Home News Eliminating FGM in Nigeria crucial to achieving SDGs

Eliminating FGM in Nigeria crucial to achieving SDGs

by Haruna Gimba

By Asmau Ahmad

The Nigeria’s Minister of Women Affairs, Mrs Pauline Tallen, says eliminating Female Genital Mutilation (FGM) in Nigeria by 2030 is crucial to realising many Sustainable Development Goals (SDGs).

She said this on Thursday in Abuja at the inauguration of the “Movement for Good to End Female Genital Mutilation” in Nigeria.

The movement is a collaboration between the Ministry of Women Affairs, UN Children’s Fund (UNICEF), United Nations Population Fund (UNFPA) and other development partners to end FGM in the country.

Tallen said that the SDG targets on health and well-being, quality education, gender equality, decent work and economic growth were being threatened by continuous practice of FGM.

She added that “the practice denies girls and women the right to equal education opportunities for decent work and their health, particularly sexual and reproductive health.

“FGM is a traditional practice inflicted on girls and women worldwide, and it is widely recognised as a violation of human right, which is deeply rooted in cultural beliefs and perceptions of advocates and generations.

“The procedure involves the partial or total remote removal of the external female genital, causing injury to the organs.”

According to her, FGM is seen as a rite of passage of a girl-child to womanhood, usually encouraged by family members in the fear and belief of social and societal sanctions.

The minister said “I would like to state firmly that the procedure of FGM has no health benefits for girls and women at all, instead, it destroys the psyche of the child and the woman.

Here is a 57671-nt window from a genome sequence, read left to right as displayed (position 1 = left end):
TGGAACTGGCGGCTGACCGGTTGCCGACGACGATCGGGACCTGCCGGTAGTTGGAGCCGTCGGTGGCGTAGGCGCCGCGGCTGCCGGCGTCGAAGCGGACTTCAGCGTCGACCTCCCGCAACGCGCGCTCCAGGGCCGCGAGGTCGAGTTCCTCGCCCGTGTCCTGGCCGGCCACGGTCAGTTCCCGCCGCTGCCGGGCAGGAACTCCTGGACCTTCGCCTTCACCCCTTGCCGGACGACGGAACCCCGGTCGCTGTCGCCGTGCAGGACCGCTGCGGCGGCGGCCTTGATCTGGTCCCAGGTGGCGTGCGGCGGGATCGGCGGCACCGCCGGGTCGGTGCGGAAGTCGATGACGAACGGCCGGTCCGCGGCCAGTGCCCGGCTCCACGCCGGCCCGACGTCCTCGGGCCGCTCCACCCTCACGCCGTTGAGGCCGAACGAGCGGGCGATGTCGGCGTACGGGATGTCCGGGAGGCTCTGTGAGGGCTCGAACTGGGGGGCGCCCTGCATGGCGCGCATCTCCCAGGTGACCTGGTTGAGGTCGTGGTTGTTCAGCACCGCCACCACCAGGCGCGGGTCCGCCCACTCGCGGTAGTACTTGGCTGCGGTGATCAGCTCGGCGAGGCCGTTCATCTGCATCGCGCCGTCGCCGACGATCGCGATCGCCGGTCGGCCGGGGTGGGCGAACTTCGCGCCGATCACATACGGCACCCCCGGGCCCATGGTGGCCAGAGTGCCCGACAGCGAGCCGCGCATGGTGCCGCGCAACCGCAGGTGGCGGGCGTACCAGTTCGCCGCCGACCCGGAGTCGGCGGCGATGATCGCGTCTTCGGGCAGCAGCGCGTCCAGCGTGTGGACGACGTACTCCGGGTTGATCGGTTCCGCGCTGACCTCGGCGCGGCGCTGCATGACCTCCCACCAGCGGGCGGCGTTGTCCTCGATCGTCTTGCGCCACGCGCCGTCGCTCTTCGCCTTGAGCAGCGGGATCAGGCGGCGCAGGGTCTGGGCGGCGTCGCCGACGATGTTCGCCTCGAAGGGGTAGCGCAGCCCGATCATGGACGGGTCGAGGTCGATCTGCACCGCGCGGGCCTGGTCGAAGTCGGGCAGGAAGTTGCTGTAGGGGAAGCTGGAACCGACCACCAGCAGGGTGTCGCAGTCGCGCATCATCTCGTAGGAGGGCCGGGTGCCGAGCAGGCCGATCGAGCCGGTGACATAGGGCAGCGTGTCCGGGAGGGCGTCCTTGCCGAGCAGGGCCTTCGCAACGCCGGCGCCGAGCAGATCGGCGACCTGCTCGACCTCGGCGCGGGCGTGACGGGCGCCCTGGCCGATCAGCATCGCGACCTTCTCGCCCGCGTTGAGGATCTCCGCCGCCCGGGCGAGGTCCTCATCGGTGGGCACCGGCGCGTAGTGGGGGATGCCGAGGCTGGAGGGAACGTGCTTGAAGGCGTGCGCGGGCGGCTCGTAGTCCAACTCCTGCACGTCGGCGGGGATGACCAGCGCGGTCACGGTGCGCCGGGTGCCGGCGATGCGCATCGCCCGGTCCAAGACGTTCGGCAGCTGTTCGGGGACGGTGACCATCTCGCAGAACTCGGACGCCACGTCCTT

“During the procedure, the mental and psychological agony attached is deemed the most serious complication because the problem does not manifest outwardly for help to be offered.”

She, however, said that in addition to the provision of the law against the practice, the Federal Government and partners were working to ensure an end to the menace by 2030, in line with the SDGs.

Tallen added that “we are working with UNFPA to establish surveillance system and mobilise FGM champions to deliver door-to-door household discussions with community groups in Oyo and Osun states.

“This year, we hope to scale up coverage across states in the South-South zone, community consciousness and public declaration of FGM abandonment to get data of communities that are ready to stop the practice.

“We also want to gather data of communities that are yet to consent for abandonment of FGM practice.”

Mr Matthias Schmale, the UN Resident and Humanitarian Coordinator in Nigeria, said the 2018 Nigeria Demographic and Health Survey (NDHS 2018) reported decline since 2013 in the prevalence of FGM from approximately 25 per cent to 20 per cent.

He added that the highest rates remained in the South East at 35 per cent and South West at 30 per cent among women of reproductive age 15 to 49 years.

He said “another aspect of this is that the medicalisation of FGM in Nigeria remains a threat in some states, for example Ekiti, Osun and Oyo.

“Although the overall prevalence has decreased, analysis of the data shows an increased level of mutilation through medicalisation.”

Schmale said the data also showed that many of the mutilations were carried out on girls 14 years and below, indicating that the prevalence of the practice was perpetrated in early life.

He added that “what this tells us is that the perpetrators of this harmful practice are devising ways to circumvent surveillance and diminish the gains recorded over the years toward the eradication of FGM in Nigeria.

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